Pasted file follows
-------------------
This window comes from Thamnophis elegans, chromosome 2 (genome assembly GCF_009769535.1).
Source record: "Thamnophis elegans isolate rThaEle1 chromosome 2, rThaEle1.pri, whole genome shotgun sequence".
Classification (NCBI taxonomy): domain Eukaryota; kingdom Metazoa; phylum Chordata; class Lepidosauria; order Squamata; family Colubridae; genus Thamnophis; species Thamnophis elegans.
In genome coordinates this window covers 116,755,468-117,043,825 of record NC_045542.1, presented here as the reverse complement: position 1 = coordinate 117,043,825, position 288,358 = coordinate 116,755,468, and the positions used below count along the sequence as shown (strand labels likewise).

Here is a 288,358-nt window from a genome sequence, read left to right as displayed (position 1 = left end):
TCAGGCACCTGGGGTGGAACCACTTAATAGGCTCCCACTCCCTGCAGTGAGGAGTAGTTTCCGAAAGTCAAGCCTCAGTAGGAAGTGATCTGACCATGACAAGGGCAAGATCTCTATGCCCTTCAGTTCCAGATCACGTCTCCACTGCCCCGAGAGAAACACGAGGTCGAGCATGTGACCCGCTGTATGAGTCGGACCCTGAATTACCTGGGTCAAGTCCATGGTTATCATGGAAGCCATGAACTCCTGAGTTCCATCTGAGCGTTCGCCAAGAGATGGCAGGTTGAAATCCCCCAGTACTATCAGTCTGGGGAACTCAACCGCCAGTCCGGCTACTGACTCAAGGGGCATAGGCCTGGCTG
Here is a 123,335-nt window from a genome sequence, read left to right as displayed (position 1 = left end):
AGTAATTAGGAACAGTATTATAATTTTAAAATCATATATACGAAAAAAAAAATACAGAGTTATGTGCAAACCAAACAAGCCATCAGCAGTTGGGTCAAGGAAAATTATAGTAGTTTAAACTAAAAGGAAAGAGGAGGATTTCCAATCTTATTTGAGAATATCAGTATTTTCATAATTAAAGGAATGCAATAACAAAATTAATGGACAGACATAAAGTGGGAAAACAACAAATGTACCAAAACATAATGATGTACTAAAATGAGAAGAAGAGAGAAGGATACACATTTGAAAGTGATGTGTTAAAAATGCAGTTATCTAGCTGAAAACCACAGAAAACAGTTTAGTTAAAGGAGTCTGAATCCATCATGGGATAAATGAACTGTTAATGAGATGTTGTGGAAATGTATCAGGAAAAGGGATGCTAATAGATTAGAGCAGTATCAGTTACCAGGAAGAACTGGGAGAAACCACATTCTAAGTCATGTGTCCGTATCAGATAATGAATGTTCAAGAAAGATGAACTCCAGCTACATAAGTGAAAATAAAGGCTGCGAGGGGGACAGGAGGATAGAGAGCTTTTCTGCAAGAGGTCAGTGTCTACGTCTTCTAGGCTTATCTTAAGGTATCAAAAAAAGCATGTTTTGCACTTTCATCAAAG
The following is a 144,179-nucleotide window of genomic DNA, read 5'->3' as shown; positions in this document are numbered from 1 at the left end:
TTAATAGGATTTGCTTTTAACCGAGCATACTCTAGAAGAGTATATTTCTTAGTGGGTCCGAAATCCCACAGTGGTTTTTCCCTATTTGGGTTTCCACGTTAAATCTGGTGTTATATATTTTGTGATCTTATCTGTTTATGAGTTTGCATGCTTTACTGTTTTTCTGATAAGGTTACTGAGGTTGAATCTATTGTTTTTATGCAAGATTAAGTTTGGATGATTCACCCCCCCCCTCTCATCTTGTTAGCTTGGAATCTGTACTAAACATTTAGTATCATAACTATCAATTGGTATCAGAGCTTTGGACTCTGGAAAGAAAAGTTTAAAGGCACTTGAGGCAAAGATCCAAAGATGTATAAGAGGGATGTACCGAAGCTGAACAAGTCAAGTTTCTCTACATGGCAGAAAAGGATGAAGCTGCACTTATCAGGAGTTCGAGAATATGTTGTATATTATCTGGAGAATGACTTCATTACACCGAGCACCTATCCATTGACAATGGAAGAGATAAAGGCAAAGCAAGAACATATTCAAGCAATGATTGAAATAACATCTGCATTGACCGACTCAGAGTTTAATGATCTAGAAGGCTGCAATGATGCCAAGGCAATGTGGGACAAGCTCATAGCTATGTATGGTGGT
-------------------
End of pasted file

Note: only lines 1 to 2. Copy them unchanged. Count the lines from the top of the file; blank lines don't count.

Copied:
This window comes from Thamnophis elegans, chromosome 2 (genome assembly GCF_009769535.1).
Source record: "Thamnophis elegans isolate rThaEle1 chromosome 2, rThaEle1.pri, whole genome shotgun sequence".